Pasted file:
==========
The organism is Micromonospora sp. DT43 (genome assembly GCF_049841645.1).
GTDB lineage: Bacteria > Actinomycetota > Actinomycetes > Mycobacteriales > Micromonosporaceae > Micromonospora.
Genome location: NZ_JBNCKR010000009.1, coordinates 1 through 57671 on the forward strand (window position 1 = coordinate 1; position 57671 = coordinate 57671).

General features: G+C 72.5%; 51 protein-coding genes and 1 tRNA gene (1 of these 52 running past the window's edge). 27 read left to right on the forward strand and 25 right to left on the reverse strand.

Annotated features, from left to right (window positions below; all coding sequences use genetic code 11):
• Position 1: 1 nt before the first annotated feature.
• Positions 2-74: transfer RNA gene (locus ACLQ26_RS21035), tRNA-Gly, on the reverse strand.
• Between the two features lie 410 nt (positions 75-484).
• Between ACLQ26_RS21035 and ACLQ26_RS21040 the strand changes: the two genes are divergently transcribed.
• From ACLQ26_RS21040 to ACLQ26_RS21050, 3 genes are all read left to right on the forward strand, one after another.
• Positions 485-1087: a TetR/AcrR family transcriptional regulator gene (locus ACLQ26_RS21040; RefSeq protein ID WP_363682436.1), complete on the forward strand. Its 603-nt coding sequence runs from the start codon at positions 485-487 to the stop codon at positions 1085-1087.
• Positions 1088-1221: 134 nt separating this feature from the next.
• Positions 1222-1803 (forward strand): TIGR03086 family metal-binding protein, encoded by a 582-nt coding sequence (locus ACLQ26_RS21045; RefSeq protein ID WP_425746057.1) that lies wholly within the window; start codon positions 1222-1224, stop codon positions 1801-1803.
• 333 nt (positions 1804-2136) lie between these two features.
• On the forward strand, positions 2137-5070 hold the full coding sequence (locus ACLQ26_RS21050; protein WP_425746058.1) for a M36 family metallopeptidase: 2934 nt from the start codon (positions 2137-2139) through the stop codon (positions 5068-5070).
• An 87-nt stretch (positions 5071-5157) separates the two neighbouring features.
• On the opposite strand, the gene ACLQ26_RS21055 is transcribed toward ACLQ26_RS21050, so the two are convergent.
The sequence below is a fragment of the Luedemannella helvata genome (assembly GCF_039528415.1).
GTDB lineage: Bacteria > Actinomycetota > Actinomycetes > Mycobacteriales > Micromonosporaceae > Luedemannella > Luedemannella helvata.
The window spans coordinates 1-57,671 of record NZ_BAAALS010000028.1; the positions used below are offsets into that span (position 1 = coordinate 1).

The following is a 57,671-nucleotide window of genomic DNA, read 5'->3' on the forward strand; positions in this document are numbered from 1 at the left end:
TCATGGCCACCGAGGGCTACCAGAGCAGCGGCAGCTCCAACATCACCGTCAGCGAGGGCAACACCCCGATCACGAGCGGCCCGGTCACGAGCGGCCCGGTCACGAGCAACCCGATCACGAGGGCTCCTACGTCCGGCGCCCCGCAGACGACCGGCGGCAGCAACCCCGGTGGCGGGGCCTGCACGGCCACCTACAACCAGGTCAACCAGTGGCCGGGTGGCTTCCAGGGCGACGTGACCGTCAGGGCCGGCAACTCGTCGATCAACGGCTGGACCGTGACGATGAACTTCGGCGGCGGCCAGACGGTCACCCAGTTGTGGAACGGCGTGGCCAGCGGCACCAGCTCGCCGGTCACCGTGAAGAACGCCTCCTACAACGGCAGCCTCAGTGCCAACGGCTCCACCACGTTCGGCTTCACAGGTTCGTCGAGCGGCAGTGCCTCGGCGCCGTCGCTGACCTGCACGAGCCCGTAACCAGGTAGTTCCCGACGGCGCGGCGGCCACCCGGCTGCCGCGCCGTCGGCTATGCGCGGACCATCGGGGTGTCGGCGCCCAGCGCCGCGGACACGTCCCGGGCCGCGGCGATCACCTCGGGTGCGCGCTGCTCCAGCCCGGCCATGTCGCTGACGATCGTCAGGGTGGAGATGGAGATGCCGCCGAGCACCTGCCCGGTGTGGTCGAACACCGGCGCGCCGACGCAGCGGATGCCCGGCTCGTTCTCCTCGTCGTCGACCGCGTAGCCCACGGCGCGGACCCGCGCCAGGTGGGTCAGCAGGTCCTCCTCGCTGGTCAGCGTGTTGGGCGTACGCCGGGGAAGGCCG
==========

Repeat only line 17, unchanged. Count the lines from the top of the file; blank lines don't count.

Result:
• On the opposite strand, the gene ACLQ26_RS21055 is transcribed toward ACLQ26_RS21050, so the two are convergent.